NATO: Afghan Insurgency Is Contained

NATO: Afghan Insurgency Is Contained
February 4th, 2008  
Team Infidel

Topic: NATO: Afghan Insurgency Is Contained

NATO: Afghan Insurgency Is Contained
February 4, 2008 By Rahim Faiez, Associated Press
KABUL, Afghanistan -- More than six years since the Taliban were ousted from power in Afghanistan, the militant movement is being "contained," with some 70 percent of violence last year occurring in just 10 percent of the country, NATO said.
The upbeat assessment Sunday contrasted reports that a resurgent Taliban are challenging the U.S. and its allies. It also comes as several of NATO's European members are refusing to send soldiers to Afghanistan's south, the scene of most of the fighting, opening a rift with the U.S. and others that have borne the brunt.
Three-quarters of Afghanistan suffered just one violent incident per week last year, Lt. Col. Claudia Foss, a spokeswoman for NATO's International Security Assistance Force told a press conference in Kabul.
"It is becoming increasingly clear that the insurgent movement is being contained," Foss said.
More than 6,500 people _ mostly insurgents _ died in violence in 2007, according to an Associated Press count of figures provided by local and international officials. It was the bloodiest year since the U.S.-led toppling of the Taliban in 2001.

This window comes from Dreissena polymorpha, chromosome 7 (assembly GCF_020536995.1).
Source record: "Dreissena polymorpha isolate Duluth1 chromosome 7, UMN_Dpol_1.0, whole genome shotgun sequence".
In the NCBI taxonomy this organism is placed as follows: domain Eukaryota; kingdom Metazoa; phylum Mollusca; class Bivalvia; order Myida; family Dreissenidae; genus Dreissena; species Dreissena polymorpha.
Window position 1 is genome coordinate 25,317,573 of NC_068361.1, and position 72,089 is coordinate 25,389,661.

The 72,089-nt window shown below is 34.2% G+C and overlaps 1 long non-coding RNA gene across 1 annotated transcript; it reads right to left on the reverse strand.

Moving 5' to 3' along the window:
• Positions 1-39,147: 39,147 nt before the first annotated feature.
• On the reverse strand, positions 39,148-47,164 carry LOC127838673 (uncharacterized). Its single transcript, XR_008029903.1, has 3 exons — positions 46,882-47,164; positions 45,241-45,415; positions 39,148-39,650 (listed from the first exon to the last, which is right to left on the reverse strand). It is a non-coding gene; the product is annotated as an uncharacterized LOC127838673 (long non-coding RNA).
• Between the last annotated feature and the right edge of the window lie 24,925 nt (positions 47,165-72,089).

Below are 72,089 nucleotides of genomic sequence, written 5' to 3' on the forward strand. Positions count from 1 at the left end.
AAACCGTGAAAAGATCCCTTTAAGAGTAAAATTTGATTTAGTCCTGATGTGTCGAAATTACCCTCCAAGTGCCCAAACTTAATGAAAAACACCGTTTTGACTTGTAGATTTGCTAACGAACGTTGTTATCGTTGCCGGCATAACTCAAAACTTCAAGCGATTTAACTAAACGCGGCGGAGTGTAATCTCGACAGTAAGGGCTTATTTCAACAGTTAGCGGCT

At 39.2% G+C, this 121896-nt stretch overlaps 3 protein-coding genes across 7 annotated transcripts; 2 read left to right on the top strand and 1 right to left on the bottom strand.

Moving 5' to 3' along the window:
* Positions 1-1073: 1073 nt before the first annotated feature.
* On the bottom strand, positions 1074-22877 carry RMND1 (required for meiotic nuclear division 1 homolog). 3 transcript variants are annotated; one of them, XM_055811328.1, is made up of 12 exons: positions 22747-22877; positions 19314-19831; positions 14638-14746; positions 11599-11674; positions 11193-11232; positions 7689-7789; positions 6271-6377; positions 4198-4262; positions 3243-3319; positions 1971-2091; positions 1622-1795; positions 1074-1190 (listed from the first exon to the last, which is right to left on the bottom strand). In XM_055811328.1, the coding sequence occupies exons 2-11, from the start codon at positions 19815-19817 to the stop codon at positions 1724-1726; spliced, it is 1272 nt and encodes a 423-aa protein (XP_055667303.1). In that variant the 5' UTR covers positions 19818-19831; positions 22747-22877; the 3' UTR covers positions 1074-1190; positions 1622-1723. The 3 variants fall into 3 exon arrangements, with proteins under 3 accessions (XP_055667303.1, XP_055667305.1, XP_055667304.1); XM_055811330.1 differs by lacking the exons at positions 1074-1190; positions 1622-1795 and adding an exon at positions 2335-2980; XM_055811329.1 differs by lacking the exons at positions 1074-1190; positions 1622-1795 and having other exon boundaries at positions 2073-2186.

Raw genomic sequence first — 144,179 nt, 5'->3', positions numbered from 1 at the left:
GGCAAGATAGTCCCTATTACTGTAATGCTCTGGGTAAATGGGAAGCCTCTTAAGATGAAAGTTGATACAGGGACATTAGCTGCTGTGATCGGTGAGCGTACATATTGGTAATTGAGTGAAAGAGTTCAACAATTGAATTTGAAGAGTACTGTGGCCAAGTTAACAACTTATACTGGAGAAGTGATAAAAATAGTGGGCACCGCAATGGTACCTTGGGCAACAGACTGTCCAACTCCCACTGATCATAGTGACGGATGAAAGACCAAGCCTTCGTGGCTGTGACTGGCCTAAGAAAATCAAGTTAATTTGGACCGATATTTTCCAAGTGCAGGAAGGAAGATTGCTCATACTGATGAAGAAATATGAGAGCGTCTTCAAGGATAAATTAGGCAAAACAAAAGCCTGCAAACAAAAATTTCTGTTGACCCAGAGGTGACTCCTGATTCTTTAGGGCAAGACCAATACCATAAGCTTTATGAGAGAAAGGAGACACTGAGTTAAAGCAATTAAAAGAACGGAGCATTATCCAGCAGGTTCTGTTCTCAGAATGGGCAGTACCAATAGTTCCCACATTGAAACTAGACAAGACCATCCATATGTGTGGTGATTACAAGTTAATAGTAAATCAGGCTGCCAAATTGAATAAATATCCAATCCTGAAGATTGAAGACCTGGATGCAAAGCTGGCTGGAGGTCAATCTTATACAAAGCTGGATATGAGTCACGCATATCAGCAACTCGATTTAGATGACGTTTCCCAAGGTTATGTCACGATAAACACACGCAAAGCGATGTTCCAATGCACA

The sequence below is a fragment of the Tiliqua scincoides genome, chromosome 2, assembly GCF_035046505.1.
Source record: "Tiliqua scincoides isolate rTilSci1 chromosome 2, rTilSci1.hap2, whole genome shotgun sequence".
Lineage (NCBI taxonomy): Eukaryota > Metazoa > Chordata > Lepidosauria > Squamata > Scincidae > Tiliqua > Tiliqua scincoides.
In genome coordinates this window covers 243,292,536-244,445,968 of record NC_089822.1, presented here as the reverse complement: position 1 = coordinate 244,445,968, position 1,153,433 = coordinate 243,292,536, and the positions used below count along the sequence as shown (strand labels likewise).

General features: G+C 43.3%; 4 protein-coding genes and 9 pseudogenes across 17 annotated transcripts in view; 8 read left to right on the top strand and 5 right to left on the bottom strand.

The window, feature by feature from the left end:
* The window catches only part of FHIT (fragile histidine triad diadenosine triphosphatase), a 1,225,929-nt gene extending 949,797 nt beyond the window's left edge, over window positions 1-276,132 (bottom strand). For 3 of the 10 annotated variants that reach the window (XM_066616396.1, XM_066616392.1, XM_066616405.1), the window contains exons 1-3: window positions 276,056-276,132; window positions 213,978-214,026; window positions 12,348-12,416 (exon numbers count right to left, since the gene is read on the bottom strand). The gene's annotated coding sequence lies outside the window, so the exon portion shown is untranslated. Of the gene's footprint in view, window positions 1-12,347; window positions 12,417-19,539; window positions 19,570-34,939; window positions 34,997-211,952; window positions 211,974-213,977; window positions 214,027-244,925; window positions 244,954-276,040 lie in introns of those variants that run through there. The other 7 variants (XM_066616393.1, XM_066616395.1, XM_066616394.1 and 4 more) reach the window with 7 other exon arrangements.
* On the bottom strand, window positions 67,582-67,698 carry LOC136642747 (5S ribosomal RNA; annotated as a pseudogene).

An independent study co-chaired by retired Marine Corps Gen. James Jones and former U.N. Ambassador Thomas Pickering warned last week that Afghanistan risks becoming a failed state because of deteriorating international support and the growing insurgency.
On Sunday, a British Cabinet minister called on allies to send troops to the south.
"We have made clear to our NATO partners that we do want to see appropriate burden sharing, not just in the number of troops on the ground but where those troops are committed within Afghanistan," Douglas Alexander, British International Development Secretary, told the British Broadcasting Corp.
Germany in particular has been resisting pressure to deploy troops to the south. Germany insists its parliamentary mandate is for its 3,500 soldiers to serve along the northern border, only helping out in the south for a limited period.
Canada, meanwhile, is threatening not to extend its military mission in Afghanistan after 2009 unless another NATO country sends more soldiers to the south. Canada maintains 2,500 troops in Kandahar province. It has lost 78 soldiers and one diplomat since joining the U.S.-led mission.
The U.S. contributes one-third of NATO's 42,000-member International Security Assistance Force mission, making it the largest participant. The U.S. has an additional 12,000 to 13,000 troops there involved in counterterrorism operations.

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